In August 1930, archaeologists arrived on the site of the old earthwork at Oliver's Battery, two miles to the south-west of Winchester. As they dug into the ditch, they discovered the skeleton of an Anglo-Saxon man, aged 25 to 30, about 5 feet 9 inches tall. On his breast was a rare and beautiful bowl of beaten bronze, with bright red enamelled fittings and suspension hooks each one in the shape of a heron's head.
There were two other objects with the burial, a fine 'seax' or long knife with a silver pommel, probably used for hunting, and a javelin, now very fragile and corroded. Local archaeologist W J Andrew had set out to investigate the date of the earthwork, and instead turned up this unexpected find- which, at least showed, of course, that it must be earlier than Anglo-Saxon, and not constructed by Oliver Cromwell's troops, even if it had been used by them.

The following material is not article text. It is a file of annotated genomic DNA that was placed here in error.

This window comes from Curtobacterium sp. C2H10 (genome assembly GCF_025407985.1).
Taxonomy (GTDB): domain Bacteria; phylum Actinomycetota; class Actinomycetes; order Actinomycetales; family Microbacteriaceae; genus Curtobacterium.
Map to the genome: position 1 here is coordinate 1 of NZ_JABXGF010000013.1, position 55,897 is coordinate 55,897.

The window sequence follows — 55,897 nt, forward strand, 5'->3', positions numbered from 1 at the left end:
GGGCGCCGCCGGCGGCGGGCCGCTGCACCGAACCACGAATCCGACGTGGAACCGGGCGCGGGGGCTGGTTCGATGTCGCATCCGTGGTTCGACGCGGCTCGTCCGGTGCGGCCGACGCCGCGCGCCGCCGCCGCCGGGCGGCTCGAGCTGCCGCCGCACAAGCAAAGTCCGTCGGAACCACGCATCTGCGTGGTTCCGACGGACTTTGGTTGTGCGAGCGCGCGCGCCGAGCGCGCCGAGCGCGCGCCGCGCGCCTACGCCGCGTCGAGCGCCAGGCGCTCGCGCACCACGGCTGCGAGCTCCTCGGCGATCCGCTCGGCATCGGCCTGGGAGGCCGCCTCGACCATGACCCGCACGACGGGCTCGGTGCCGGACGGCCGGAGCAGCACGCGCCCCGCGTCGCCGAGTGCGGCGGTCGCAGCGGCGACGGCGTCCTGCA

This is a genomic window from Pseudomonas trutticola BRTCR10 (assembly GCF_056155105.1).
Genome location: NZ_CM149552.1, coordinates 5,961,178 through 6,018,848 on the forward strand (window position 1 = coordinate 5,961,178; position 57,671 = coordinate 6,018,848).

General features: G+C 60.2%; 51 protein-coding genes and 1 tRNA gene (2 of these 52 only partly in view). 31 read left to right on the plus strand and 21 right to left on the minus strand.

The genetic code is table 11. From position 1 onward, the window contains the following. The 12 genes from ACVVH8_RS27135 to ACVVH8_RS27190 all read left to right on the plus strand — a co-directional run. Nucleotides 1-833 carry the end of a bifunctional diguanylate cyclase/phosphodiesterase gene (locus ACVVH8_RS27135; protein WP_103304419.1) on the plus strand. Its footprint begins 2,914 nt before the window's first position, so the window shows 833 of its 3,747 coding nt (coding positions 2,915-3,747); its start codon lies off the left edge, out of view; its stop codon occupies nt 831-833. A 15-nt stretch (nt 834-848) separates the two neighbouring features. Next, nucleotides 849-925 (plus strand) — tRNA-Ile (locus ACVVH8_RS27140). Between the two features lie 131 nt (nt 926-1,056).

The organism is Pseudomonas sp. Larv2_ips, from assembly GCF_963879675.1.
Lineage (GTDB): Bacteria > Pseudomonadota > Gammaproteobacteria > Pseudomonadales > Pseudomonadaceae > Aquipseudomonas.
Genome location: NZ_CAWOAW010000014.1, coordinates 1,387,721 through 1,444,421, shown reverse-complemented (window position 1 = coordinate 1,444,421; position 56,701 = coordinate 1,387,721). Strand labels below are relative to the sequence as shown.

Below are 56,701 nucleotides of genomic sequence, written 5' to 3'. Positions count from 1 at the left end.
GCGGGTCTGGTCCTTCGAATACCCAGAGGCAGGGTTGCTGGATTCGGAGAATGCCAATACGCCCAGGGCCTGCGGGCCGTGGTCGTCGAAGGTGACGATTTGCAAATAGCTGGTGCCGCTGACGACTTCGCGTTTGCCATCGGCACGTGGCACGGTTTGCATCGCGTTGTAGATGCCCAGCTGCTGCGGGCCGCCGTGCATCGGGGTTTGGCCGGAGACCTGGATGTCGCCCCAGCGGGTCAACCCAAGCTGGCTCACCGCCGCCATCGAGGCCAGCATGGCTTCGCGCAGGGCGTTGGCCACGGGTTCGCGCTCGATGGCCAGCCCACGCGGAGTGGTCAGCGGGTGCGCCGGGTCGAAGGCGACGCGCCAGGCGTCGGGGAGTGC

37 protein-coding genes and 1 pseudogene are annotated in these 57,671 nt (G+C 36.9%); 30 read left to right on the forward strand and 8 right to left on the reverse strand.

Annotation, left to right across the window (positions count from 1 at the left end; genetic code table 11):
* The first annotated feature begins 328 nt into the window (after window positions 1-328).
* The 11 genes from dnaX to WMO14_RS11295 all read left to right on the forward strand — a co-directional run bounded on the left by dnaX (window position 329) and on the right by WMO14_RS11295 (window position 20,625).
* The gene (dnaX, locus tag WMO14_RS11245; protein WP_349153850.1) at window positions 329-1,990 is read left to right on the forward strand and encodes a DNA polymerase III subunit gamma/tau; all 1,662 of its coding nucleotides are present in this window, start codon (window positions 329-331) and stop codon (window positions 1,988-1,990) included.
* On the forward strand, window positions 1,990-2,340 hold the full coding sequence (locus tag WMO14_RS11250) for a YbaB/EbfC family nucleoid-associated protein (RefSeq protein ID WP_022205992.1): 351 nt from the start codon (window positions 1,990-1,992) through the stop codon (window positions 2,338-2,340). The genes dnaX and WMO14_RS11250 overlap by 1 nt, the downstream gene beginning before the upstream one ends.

The prominent position of the grave on the earthwork and the quality of the grave goods proclaim the high social status of the dead man. As the bowl was dated to the late 7th or 8th century, he may have been amongst the last in Winchester to have been buried in the pagan Anglo-Saxon manner, rather than in a churchyard. The provision of the bowl may also express hopes for him in the next world at a time when many had been converted to Christianity, but the old heroic ways of life- and death- had not quite passed.
The burial finds an echo in the Anglo-Saxon epic poem Beowulf, which itself describes a way of life that was gone by the time it came to be written down in the 8th century.
'Bid men of battle build me a tomb
fair after fire, on the foreland by the sea
that shall stand as a reminder of me to my people
towering high above Hronesness
so that ocean travellers shall afterwards name it
'They left the earl's wealth in the earth's keeping
the gold in the dirt, it dwells there yet'...